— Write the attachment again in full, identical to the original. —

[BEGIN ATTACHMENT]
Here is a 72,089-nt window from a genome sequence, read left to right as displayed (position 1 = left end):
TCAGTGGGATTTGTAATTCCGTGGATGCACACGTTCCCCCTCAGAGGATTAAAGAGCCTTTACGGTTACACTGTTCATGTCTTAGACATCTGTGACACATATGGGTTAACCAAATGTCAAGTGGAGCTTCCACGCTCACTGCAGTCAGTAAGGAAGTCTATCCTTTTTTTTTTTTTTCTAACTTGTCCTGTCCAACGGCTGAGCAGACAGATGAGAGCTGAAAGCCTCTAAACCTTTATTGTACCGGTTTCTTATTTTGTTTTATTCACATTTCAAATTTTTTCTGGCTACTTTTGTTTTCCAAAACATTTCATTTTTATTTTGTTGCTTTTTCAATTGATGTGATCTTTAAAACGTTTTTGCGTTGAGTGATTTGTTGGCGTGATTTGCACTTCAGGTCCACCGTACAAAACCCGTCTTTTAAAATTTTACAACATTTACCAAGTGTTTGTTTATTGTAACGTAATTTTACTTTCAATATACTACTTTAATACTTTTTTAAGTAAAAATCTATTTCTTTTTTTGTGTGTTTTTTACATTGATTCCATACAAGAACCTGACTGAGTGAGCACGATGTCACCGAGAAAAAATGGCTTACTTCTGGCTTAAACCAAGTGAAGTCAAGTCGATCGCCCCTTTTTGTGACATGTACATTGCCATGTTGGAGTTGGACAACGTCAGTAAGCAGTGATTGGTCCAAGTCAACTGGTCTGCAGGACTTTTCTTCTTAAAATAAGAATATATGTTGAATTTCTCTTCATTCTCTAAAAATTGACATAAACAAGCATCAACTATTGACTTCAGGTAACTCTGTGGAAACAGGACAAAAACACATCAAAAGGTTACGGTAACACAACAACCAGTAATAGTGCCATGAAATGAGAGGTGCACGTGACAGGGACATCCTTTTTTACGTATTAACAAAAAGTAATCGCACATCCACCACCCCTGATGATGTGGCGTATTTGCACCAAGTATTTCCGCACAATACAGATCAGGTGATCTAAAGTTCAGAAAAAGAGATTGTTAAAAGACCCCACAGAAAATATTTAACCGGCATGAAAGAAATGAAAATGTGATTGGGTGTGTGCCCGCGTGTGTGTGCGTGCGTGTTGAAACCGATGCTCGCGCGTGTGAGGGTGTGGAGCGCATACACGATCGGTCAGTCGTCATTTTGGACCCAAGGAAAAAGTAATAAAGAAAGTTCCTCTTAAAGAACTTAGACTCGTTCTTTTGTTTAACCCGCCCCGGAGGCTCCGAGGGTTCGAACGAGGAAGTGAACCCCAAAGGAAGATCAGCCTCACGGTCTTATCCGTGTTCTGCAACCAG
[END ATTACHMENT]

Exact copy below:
Here is a 72,089-nt window from a genome sequence, read left to right as displayed (position 1 = left end):
TCAGTGGGATTTGTAATTCCGTGGATGCACACGTTCCCCCTCAGAGGATTAAAGAGCCTTTACGGTTACACTGTTCATGTCTTAGACATCTGTGACACATATGGGTTAACCAAATGTCAAGTGGAGCTTCCACGCTCACTGCAGTCAGTAAGGAAGTCTATCCTTTTTTTTTTTTTTCTAACTTGTCCTGTCCAACGGCTGAGCAGACAGATGAGAGCTGAAAGCCTCTAAACCTTTATTGTACCGGTTTCTTATTTTGTTTTATTCACATTTCAAATTTTTTCTGGCTACTTTTGTTTTCCAAAACATTTCATTTTTATTTTGTTGCTTTTTCAATTGATGTGATCTTTAAAACGTTTTTGCGTTGAGTGATTTGTTGGCGTGATTTGCACTTCAGGTCCACCGTACAAAACCCGTCTTTTAAAATTTTACAACATTTACCAAGTGTTTGTTTATTGTAACGTAATTTTACTTTCAATATACTACTTTAATACTTTTTTAAGTAAAAATCTATTTCTTTTTTTGTGTGTTTTTTACATTGATTCCATACAAGAACCTGACTGAGTGAGCACGATGTCACCGAGAAAAAATGGCTTACTTCTGGCTTAAACCAAGTGAAGTCAAGTCGATCGCCCCTTTTTGTGACATGTACATTGCCATGTTGGAGTTGGACAACGTCAGTAAGCAGTGATTGGTCCAAGTCAACTGGTCTGCAGGACTTTTCTTCTTAAAATAAGAATATATGTTGAATTTCTCTTCATTCTCTAAAAATTGACATAAACAAGCATCAACTATTGACTTCAGGTAACTCTGTGGAAACAGGACAAAAACACATCAAAAGGTTACGGTAACACAACAACCAGTAATAGTGCCATGAAATGAGAGGTGCACGTGACAGGGACATCCTTTTTTACGTATTAACAAAAAGTAATCGCACATCCACCACCCCTGATGATGTGGCGTATTTGCACCAAGTATTTCCGCACAATACAGATCAGGTGATCTAAAGTTCAGAAAAAGAGATTGTTAAAAGACCCCACAGAAAATATTTAACCGGCATGAAAGAAATGAAAATGTGATTGGGTGTGTGCCCGCGTGTGTGTGCGTGCGTGTTGAAACCGATGCTCGCGCGTGTGAGGGTGTGGAGCGCATACACGATCGGTCAGTCGTCATTTTGGACCCAAGGAAAAAGTAATAAAGAAAGTTCCTCTTAAAGAACTTAGACTCGTTCTTTTGTTTAACCCGCCCCGGAGGCTCCGAGGGTTCGAACGAGGAAGTGAACCCCAAAGGAAGATCAGCCTCACGGTCTTATCCGTGTTCTGCAACCAG